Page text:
China on Tuesday launched the last satellite of its BeiDou navigation system, which is a rival to the ubiquitous US Global Positioning System (GPS).
BeiDou is one of four global satellite navigation networks, alongside the US GPS, Russia's GLONASS and the EU's Galileo.
The last BeiDou satellite was launched on Tuesday morning from the Xichang Satellite Launch Centre in southwest China's Sichuan Province. The satellite, the 55th in the family of BeiDou that means "Big Dipper" in Chinese, was successfully sent into space by a Long March-3B carrier rocket, according to the China Satellite Navigation Office.
The first BeiDou satellite was launched in 2000, providing positioning, navigation, timing and messaging services to domestic users in China. Subsequent launches saw BeiDou coverage increase to the Asia-Pacific region by 2012. When complete, BeiDou’s location services would be accurate down to 10cm in the Asia-Pacific, compared with GPS’s 30cm range.
BeiDou started providing global navigation services by late 2018. The satellite launched on Tuesday was the last in the series of 30 BDS-3 satellites. Compared with previous generations of the BeiDou satellites, the BDS-3 constellation has 30 satellites on three different orbit planes—three at the GEO, three at the inclined geosynchronous orbits and 24 at the medium-Earth orbit—providing increased bandwidth and accuracy.
The market for global satellite navigation services is expected to be worth over $108.6 billion by 2025. In 2019, China's state-run Xinhua news agency reported that the value of China's satellite navigation industry is expected to surpass $57.9 billion in 2020. Xinhua then reported, "FindNow, a satellite-accelerated location service supporting the BDS, has more than 300 million users from over 200 countries and regions."
China's Global Times reported on Tuesday, "BeiDou has been supporting dozens of businesses and public sectors in China, ranging from transportation and agriculture to electric power transmission and fisheries, and tens of millions of BeiDou-enabled terminal devices have been sold and are in use. In the field of transportation, BDS has been widely used in the monitoring and management of priority transportation, highway infrastructure safety, port scheduling and real-time high-precision positioning."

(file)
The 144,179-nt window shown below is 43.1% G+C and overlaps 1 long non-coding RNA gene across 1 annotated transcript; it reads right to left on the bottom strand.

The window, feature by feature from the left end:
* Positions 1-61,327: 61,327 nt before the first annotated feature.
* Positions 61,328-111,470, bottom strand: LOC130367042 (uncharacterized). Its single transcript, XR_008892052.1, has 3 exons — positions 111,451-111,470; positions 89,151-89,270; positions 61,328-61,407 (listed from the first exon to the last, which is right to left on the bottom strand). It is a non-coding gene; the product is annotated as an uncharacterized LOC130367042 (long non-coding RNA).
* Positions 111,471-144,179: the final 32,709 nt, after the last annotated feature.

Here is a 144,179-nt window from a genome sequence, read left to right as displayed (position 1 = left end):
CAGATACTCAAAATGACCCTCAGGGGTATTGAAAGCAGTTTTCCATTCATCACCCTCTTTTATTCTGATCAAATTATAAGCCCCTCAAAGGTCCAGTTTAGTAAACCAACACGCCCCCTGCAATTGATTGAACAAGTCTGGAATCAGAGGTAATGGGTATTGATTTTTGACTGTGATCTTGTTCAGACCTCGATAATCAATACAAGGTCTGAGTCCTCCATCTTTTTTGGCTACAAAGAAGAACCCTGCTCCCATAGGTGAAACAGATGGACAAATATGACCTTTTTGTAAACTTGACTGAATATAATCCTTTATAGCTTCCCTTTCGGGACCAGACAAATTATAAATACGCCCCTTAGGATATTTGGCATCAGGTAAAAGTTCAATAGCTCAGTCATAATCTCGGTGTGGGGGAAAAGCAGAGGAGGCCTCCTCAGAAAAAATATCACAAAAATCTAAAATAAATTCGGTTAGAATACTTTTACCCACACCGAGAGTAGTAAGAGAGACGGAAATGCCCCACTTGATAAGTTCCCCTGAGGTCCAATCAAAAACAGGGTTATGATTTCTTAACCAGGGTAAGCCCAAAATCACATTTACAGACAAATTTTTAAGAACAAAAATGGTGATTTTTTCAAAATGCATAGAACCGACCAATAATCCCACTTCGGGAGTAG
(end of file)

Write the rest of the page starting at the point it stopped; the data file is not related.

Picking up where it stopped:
But it is what Global Times left unsaid that should worry China's military rivals such as the US, India and Japan.
In a recent report, US outlet CNBC noted that the completion of the BeiDou system means China is 'independent' of the US GPS. "The (Chinese) military now has a system it can use independent of the US GPS system," Andrew Dempster, director of the Australian Centre for Space Engineering Research, told CNBC. The US can disrupt GPS signals in the event of conflict. In fact, one of the main promoters of the BeiDou project in the 1990s was the Chinese military, which wanted to reduce dependence on GPS, which is run by the US Air Force.
BeiDou would improve the targeting and guidance of China's weapons, according to experts. “BeiDou was obviously designed a few decades after GPS, so it has had the benefit of learning from the GPS experience. It has some signals that have higher bandwidth, giving better accuracy. It has fewer orbit planes for the satellites, making constellation maintenance easier," Dempster recently told Reuters.
A report by the US-China Economic and Security Review Commission in January 2017 noted "China is almost certainly equipping its ballistic and cruise missiles to operate with both GPS and BeiDou... PLA operators could switch to BeiDou to guide a missile to its target if GPS were denied, and China would also be able to attack an adversary’s access to GPS without disrupting its own capabilities. The PLA has likely also been using BeiDou for positioning and manoeuvring, friendly force tracking and secure communications since the late 2000s."
Pakistan is the first country to have been given access to the 'unrestricted' version of BeiDou. US outlet Popular Science reported in March that Pakistan had incorporated BeiDou guidance into its Ra'ad-2 cruise missile, which was tested in February.